Seminal Image #100


The Boat
(Buster Keaton, Edward Cline; 1921)

For our 100th entry in the 'Seminal Image' series . . . the only series on this blog to have lasted throughout its duration, unless I'm wrong (you think I would know this, huh) . . . I chose an image from Keaton/Cline's "The Boat", for a specific reason:

Buster Keaton is the only filmmaker and screen actor I know of who is at the center of both mine and Stephen's cinephilia, and this is one of his masterpieces; an extraordinarily moody, dreamlike piece (for a two-reel comedy, I mean) that would not have been out of place in the filmography of, say, Luis Bunuel. Is that why it's a phenomenal work? Hardly. "The Boat" is every bit as funny as it is haunting, and this is something you can say about no other comedy in the Silent era.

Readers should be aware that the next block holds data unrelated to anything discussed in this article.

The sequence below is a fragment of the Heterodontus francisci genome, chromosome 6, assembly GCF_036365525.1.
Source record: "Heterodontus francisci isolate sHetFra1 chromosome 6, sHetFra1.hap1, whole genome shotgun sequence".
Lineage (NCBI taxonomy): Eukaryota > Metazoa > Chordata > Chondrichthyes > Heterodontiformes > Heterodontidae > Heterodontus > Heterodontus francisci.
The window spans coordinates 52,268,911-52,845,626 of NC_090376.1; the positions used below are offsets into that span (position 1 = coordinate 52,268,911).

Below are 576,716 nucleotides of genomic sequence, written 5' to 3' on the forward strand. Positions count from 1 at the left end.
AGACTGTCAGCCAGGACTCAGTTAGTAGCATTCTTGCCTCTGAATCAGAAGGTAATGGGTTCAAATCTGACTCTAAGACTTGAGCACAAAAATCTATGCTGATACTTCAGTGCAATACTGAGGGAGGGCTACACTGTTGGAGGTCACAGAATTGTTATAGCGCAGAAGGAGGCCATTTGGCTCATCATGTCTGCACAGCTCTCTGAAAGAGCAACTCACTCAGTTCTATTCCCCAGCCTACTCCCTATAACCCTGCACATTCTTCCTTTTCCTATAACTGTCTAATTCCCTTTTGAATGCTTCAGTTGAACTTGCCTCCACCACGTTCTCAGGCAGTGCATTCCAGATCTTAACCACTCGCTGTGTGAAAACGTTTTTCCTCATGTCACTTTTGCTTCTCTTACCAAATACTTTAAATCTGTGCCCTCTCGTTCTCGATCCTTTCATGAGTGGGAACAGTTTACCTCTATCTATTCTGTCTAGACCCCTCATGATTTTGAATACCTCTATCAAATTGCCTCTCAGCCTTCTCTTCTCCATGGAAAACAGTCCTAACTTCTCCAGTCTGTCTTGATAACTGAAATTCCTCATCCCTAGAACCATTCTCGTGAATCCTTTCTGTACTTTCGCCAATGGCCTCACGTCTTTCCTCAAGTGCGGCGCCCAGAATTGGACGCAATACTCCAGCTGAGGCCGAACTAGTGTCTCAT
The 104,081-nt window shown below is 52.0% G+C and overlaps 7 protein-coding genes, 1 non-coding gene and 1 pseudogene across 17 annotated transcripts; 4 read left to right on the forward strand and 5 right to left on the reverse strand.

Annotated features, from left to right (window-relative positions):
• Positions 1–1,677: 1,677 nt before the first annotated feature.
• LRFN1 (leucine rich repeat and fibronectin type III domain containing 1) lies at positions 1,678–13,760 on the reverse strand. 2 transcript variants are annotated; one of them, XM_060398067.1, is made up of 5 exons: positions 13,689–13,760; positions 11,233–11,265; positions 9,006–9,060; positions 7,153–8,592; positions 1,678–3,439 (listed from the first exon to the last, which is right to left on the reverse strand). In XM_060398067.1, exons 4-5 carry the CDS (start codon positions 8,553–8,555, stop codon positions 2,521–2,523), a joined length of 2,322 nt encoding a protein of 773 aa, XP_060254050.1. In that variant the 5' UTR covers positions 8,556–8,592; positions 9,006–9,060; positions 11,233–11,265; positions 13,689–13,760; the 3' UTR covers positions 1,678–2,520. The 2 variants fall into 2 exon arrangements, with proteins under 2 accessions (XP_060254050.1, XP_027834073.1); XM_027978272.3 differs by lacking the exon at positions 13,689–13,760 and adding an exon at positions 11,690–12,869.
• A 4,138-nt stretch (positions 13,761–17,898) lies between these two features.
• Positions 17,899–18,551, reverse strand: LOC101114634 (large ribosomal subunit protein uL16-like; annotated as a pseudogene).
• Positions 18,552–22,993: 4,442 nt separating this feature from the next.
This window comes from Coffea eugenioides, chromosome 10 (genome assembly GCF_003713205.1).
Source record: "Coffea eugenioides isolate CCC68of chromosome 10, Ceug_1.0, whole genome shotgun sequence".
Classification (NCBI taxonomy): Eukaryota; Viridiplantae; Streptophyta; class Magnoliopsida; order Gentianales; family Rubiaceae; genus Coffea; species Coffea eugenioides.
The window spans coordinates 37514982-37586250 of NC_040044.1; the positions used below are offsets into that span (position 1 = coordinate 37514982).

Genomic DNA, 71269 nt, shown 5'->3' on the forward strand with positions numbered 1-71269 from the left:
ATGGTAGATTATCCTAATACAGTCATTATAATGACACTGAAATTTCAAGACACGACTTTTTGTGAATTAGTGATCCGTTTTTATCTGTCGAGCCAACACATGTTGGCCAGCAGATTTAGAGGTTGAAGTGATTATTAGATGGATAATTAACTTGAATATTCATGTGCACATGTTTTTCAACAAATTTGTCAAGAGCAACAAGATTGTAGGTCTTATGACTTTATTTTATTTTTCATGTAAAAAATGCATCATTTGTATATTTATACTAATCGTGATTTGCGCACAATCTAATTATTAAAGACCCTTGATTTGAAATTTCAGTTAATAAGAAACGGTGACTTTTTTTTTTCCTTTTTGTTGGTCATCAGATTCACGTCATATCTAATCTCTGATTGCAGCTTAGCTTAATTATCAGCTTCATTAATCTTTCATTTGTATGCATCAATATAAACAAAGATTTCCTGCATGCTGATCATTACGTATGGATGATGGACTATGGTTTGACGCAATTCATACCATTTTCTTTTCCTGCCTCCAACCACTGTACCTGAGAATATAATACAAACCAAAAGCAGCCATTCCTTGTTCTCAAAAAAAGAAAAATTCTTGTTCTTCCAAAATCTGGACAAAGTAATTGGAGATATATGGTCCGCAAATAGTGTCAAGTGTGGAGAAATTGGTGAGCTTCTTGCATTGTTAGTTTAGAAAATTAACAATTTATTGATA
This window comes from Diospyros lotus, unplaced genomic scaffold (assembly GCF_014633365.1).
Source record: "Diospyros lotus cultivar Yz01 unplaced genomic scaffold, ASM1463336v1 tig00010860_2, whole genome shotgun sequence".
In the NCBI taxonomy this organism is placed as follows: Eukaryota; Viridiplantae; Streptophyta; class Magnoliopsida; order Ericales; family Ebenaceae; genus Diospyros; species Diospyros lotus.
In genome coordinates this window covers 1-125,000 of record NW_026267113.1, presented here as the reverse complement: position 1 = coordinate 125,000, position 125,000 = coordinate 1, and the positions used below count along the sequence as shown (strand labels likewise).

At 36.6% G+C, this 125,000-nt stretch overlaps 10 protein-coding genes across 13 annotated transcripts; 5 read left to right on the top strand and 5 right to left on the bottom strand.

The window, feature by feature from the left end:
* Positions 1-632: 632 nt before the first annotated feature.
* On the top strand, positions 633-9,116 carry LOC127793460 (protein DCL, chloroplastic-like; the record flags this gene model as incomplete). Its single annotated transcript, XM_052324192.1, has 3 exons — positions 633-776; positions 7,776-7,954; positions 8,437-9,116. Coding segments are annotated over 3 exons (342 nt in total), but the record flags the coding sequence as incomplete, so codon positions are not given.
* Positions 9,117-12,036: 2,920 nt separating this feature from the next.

2 comments:

swac said...

Bravo! Keaton would have been my choice for #100 as well. I'm glad Sidney Lumet singled him out in his speech last night, very touching. And The Boat is no doubt a perfect piece of filmmaking, from Damfino to the last shot of that floating lid. Goodbye Porkpie Hat.

Tom Sutpen said...

Stephen wrote:

I'm glad Sidney Lumet singled him out in his speech last night, very touching.

*****
That's actually what made me think of Keaton for #100. Before that I'd been leaning toward a still from the final shot of "The Searchers". My only reservation was that it was perhaps too iconic and thereby may have lost some of it's power (I'm still moved beyond words when I actually see it in the film itself; that's how I know I'm still a hardest-of-hardcore cinephile).

Originally, when I landed on Keaton (there's an image for ya), I was gonna post an image from "Cops" which is every bit as powerful a work (in a vastly different way, however) as "The Boat", but I couldn't find a halfway decent still online, so I went with "The Boat".

I don't even consider it a compromise.